'Quiet' drought is worse in some areas than 2007-2009 droughtBy PAM KNOX
University of Georgia
The current drought in Georgia has caused significant problems for farmers in central Georgia and other areas of the state, but a lack of impact on the state’s larger cities and drinking water supplies has kept it off most Georgians’ radar.
As of early December, about 14 percent of the state was experiencing exceptional drought, which is drought that is only expected to occur on the average every 50-100 years. This region was experiencing some level of drought during the entire 2012 growing season.
Drought is classified into four levels: moderate (D1), severe (D2), extreme (D3) and exceptional (D4) drought. A few areas in central Georgia have been experiencing extreme drought — the second most serious category of drought — continuously since May 2011.
While wetter weather this summer alleviated drought in some areas of the state, drier than normal conditions have since expanded due to a deficit of tropical rainfall at the end of the summer and a persistent high pressure system that has diverted storms away from the state.
Why so dry?
Normally, rainfall from tropical systems provides a significant percent of all the rain that falls on Georgia during the late summer and early fall months. However, this year Georgia was largely bypassed by tropical systems.
The coastal areas did see some rain from Tropical Storm Beryl in May, and Tropical Storm Debby dropped rain along the southern tier of counties in June. Hurricane Isaac initially looked like it would bring substantial rain to Georgia in late August, but instead came ashore to the west in Louisiana. A small piece of Isaac passed through Georgia from north to south as the storm broke apart, but brought only a limited amount of rain to the state.
This fall a strong high-pressure system steered rain-bearing systems away from the state and suppressed convective rain. The systems that would have usually brought rain to Georgia passed to the north of the state, resulting in a fall that was even drier than usual for the driest time of year.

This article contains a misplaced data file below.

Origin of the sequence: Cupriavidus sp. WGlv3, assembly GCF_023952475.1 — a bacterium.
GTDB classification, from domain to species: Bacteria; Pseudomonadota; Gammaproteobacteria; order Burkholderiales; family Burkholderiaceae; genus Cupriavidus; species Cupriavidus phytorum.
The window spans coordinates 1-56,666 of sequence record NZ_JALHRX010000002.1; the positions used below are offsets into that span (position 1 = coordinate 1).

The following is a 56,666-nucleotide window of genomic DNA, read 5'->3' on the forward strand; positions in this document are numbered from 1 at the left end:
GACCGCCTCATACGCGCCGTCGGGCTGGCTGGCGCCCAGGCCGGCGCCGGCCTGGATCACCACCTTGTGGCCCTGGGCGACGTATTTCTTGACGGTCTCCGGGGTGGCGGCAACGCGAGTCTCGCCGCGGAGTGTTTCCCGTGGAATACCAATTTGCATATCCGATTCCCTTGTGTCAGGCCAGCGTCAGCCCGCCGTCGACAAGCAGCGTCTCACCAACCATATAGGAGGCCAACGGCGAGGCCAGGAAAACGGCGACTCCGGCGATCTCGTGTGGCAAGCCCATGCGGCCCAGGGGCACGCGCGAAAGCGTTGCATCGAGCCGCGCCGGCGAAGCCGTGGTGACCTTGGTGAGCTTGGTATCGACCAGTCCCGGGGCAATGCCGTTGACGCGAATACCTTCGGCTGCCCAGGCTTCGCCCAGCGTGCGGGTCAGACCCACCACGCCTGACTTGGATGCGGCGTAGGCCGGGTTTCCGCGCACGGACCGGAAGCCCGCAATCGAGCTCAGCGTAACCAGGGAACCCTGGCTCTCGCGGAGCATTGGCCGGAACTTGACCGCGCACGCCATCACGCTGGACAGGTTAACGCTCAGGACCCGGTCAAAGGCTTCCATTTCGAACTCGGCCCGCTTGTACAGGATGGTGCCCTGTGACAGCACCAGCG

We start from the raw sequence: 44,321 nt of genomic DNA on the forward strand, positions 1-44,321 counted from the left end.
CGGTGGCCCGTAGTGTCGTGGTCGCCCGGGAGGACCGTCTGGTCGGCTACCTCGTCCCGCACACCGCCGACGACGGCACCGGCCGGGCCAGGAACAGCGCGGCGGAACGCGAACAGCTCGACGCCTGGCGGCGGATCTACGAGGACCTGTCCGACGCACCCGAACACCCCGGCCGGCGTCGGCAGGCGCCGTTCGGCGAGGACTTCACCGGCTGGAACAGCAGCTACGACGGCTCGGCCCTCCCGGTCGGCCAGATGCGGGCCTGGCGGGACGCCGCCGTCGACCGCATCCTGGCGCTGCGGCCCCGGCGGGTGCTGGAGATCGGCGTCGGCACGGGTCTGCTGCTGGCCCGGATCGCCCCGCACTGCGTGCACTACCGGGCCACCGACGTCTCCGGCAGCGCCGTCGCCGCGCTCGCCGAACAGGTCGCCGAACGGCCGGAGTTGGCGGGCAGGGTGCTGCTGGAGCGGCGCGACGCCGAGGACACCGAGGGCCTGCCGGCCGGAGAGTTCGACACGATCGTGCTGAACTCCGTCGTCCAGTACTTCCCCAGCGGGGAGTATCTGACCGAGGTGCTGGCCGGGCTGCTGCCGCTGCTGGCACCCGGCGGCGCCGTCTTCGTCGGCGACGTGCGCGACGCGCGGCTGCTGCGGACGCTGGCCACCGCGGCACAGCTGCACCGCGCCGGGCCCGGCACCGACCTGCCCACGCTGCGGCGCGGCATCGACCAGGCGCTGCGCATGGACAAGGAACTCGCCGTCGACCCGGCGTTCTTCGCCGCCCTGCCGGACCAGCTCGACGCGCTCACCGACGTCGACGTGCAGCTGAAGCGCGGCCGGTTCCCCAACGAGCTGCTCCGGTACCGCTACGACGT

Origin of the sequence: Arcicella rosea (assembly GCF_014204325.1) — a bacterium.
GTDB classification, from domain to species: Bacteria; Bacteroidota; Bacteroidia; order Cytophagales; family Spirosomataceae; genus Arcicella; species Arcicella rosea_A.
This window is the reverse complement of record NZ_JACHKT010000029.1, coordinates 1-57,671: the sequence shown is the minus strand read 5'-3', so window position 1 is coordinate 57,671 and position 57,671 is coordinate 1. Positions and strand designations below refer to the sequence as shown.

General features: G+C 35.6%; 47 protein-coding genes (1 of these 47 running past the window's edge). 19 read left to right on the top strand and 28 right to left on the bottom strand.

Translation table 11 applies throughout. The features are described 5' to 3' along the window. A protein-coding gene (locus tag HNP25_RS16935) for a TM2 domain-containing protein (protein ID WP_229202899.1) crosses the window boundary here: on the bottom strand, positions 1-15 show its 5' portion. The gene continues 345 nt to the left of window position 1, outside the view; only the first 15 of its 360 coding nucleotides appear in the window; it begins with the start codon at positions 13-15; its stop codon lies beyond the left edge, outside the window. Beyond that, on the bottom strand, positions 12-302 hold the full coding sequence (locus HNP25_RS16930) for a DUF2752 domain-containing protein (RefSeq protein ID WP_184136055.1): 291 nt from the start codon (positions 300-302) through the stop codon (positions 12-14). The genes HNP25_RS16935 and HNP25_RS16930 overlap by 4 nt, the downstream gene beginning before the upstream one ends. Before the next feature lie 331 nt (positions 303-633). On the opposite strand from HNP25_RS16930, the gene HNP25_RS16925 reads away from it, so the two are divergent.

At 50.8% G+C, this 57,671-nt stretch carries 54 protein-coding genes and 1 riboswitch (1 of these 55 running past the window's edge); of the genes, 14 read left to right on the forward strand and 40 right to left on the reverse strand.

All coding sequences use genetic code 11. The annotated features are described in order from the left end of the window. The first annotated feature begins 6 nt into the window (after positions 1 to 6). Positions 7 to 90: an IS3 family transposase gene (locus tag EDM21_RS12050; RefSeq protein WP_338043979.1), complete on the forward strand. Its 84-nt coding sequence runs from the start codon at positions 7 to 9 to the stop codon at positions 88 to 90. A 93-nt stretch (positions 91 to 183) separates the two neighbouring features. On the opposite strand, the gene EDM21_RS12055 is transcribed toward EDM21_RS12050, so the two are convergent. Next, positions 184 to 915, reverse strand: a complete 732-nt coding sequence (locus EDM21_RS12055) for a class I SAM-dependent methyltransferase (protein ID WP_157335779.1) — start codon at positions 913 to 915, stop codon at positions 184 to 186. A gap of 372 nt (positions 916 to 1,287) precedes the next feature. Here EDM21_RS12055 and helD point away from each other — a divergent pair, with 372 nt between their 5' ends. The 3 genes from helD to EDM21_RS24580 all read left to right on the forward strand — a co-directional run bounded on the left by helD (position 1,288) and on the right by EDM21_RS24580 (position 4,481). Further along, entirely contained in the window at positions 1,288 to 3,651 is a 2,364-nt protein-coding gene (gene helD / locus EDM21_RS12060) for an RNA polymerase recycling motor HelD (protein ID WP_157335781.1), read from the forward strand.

More than 50 percent of the state received less than half its usual rainfall in September, October and November, causing stream flows to drop to near-record levels and expanding the areas affected by drought.
2007-2009 drought compared to the 2012 drought
One of the differences between the current drought and the drought of 2007-2009 is the location of the areas affected by the drought. In 2007 the center of the worst drought was in northern Georgia, where it affected cities like Atlanta and Athens.
The extremely high temperatures associated with that fast-developing drought and concerns about water supply and water usage helped to raise public consciousness about the severity of the drought and generated increased media attention.
By comparison, the current drought has affected a smaller part of the state with less effect on water supplies.
Local and state utility and water managers took the lessons from the 2007-2009 drought to heart and have managed their water supplies more carefully. In addition, consumers have learned to use water more sparingly and demand has been lower in many water systems. The current drought has consequently impacted water supplies less severely than in the previous drought.